With the help of the Motherhood Clarity Course, a woman who began in a "low, dark place" was able to work through her depression to face issues she'd been struggling with and ultimately decide that she wanted to be a mom.
It’s easy to feel defensive and afraid when your partner expresses that he or she wants something that feels far away from what you want, but it is possible to come together as a couple. Today, in Seeking Clarity, we hear from a husband who had always known that he wanted to be a father.
Sometimes the clarity that one achieves is different than what they expected it would be. At the conclusion of the four-month Motherhood Clarity Course, women don’t always have the clarity of their desire enough to make a decision about whether to become mothers or live childfree lives.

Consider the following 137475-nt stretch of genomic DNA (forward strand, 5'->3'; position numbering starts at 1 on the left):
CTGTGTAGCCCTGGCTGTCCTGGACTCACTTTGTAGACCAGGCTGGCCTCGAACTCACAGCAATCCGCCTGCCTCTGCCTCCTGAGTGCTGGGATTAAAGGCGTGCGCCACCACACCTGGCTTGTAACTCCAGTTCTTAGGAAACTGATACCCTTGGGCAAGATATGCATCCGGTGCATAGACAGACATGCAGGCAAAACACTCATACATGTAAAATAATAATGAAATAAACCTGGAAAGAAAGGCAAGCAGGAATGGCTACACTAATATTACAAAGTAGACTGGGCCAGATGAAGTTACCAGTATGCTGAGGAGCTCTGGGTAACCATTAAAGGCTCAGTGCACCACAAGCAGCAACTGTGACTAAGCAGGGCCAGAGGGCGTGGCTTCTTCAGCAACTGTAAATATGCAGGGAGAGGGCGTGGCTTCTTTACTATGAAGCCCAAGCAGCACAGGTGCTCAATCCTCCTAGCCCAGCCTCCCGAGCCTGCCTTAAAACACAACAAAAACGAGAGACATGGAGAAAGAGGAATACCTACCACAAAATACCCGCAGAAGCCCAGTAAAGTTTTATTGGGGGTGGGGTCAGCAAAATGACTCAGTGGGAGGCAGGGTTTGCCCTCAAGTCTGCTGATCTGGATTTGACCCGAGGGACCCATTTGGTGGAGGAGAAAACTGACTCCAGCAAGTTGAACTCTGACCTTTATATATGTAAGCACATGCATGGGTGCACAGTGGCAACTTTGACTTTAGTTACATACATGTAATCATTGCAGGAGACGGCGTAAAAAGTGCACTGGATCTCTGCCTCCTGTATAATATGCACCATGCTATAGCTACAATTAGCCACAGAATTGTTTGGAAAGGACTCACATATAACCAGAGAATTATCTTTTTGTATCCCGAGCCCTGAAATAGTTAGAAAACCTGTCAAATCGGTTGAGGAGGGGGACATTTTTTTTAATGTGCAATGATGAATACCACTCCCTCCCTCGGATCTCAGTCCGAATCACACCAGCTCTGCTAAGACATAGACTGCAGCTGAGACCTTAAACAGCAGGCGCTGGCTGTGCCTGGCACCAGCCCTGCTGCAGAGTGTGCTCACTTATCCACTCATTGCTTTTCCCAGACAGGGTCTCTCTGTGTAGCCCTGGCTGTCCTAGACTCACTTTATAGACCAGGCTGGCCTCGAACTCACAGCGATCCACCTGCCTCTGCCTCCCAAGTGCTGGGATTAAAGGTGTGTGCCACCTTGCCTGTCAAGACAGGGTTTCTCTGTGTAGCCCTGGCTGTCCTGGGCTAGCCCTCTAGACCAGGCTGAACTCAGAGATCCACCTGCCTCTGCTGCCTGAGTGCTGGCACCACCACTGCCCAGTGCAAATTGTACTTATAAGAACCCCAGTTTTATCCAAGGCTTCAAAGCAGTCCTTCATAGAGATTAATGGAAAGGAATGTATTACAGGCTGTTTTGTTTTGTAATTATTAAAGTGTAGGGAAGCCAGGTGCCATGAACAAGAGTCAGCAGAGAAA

When a woman contacts me and tells me she is pregnant and needs to make the decision within a few weeks to terminate or carry this child to term, she doesn’t have the luxury of a 14-week program. But that doesn't mean she can't take steps toward discovering her desire.
The unanswered question of do I or don’t I become a mother may be the most life-defining decision a woman can make. The women asking it are an invisible population of courageously conscientious, brilliant, lovely women.
I am happy today to premiere a new series, Seeking Clarity: Interviews with Women Who Sought and Found Their Answer to the Motherhood Question.
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